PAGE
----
ystrout

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I would get some if I were in your position. 2.5 years is a long time and moving with fish really isn't that hard.

A pain ? Yes
Hard to keep the fish healthy? No

I move to a new apartment every year. I have moved 3 times since I've been keeping fish and I've never lost a fish from moving. I only move to different parts of San Diego based on roommate situations, but moving to another state wouldn't be different since it requires the same process. The only difference is you need to fill their bags with oxygen and package the fish very well to keep them safe. I just put my fish (in their bags) in a brown grocery bag in the front seat next to me while I travel. I wouldn't do that on a 24 hour drive!
 

JLeeM

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We were planning on moving to a bigger place somewhere local after New Year's. Unfortunately, that didn't happen. I was waiting to set up my own 40B until after, and it's still not set up. We're still wanting to move asap, and I'm still thinking about setting it up before. If I knew I wasn't moving for 2-3 years, you better believe I would go ahead and set it up.
 
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r_e_g

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arichier said:
without sounding grim you never know what else can happen in those two years
To be honest, that's part of the reason why I don't want to wait until that nebulous date when we theoretically settle down somewhere "permanently." It may never happen. And I'd hate to get ill or old and realize it's too late to have the tank(s) I always knew I wanted.

Mom2some said:
2.5 years is a Long time. As the spouse of a former academic, i would not put life on hold for academic life. 2.5 years for PhD can turn into 3, or 4.
Thank you for this. You're right, 2.5 years until we move is the bare minimum. One of his labmates was supposed to defend a year ago...and it still hasn't happened. And it's not like I'd just be waiting until our next move-I know it won't be the last in the near-ish future.

DuaneV said:
Among the 7 tanks and hundreds of fish we moved all together, I moved a 125 with a 20 inch Oscar 6 hours across state. We didnt lose a single fish.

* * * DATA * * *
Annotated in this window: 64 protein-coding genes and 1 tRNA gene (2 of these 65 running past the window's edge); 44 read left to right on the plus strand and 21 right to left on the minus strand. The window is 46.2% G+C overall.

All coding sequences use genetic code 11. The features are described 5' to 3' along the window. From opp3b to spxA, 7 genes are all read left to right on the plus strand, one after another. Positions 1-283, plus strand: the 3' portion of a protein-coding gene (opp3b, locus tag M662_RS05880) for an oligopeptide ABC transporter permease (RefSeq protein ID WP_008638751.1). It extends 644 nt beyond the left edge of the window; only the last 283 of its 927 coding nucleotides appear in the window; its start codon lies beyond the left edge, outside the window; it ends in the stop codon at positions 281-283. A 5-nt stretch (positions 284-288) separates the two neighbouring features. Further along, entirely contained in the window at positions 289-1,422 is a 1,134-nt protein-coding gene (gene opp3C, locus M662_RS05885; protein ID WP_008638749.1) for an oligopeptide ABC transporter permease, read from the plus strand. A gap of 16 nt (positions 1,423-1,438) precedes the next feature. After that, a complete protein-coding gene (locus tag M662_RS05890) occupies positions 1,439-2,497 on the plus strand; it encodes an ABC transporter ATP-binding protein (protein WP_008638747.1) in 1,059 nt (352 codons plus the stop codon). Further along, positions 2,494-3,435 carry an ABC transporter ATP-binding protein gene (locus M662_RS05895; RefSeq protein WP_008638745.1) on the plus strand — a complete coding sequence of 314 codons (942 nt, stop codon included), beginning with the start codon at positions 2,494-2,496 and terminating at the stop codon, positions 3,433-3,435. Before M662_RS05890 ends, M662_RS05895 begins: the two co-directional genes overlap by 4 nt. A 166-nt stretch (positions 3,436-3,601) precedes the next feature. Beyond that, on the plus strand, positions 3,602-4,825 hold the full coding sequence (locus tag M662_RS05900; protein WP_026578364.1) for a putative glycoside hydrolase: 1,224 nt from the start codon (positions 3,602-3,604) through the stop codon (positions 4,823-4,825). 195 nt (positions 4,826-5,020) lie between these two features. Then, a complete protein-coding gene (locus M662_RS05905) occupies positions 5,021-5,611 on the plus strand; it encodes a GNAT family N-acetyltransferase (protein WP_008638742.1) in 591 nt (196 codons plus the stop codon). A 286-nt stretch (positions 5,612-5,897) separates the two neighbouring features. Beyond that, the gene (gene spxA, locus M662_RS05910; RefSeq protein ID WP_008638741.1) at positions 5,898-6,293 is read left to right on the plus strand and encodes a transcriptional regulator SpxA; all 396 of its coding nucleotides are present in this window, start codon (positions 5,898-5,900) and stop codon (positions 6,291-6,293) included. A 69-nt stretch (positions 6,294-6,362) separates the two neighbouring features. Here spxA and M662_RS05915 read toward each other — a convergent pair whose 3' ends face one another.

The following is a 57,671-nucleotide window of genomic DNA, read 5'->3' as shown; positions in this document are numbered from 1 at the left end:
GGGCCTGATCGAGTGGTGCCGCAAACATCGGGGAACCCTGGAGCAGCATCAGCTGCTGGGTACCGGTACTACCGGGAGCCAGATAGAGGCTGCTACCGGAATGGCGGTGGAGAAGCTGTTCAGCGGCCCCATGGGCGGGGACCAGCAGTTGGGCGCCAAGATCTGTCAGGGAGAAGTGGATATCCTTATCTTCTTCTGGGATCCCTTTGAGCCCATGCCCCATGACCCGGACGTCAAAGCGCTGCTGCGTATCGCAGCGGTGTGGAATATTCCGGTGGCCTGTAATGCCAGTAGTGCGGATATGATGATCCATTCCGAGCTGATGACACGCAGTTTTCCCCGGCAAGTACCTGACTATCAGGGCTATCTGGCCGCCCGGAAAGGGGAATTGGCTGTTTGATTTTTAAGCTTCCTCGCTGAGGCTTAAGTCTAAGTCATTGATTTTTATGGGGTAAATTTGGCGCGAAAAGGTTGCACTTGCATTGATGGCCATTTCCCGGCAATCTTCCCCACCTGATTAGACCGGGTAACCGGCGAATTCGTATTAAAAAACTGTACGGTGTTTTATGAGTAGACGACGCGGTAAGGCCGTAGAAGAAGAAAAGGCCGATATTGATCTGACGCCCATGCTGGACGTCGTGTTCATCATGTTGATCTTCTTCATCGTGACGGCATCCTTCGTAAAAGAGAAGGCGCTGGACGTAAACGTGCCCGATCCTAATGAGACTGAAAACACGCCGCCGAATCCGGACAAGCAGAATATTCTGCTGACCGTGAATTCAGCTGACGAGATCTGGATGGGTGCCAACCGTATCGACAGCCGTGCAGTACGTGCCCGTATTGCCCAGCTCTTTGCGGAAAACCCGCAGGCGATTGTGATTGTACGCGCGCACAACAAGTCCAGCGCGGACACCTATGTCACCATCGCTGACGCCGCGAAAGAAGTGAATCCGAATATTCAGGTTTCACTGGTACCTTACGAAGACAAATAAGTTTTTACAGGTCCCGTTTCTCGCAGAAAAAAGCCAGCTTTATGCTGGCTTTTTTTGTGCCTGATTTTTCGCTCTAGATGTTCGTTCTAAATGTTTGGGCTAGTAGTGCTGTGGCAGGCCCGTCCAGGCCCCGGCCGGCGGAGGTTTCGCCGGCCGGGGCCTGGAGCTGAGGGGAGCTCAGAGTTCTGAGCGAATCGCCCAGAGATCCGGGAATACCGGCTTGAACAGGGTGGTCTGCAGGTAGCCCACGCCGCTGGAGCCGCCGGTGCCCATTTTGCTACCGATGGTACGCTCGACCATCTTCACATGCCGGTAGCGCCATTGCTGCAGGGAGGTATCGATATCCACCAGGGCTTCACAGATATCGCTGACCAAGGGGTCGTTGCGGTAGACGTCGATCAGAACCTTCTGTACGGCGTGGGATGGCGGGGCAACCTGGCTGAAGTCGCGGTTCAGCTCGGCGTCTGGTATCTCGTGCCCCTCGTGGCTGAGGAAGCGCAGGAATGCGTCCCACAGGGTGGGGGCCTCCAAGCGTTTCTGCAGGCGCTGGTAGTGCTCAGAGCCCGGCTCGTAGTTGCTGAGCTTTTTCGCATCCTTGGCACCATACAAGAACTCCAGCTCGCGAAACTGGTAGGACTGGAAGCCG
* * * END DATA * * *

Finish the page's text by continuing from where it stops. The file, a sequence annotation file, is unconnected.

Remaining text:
Personally, Im not much on looking ahead 3 years. If I want fish, Im getting fish. Who knows what will happen tonight, let alone in 3 years.
I'm so glad to hear that you've been so successful with this! That gives me a lot of hope.
 

shiv234

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GO FOR IT. 2 years is alot. Get something hardy like goldfish maybe and when transporting is easy. I transported baby discus about 3-4 weeks old about 24 hours away over boat during a stormyish day. All survived.
If you want to know about how i ship then pm me
 
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r_e_g

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Lunnietic said:
Depending on the fish you would put in the tank, some may only live up to 3 years.
Ha! That's true, but you never know...my first fish were feeder zebra danios that started off in a bucket in the backyard (my dad's idea). The 9 of them quickly moved from there into a 2 gallon unheated critter keeper. I was a preteen at the time and once I did my research, I argued for a larger tank, but the fish were doing well and my parents were worried that if we upgraded them, it could very well kill them. Anyway, one of those suckers ended up living over 5 years! He even survived a brief period of time with a red clawed crab in the tank (unlike my favorite long finned golden female).

shiv234 said:
GO FOR IT. 2 years is alot. Get something hardy like goldfish maybe and when transporting is easy. I transported baby discus about 3-4 weeks old about 24 hours away over boat during a stormyish day. All survived.
If you want to know about how i ship then pm me
Goldfish get too big and are too messy but yes, I agree with hardy! I'm debating between a tetra tank and a rasbora tank but that's for another thread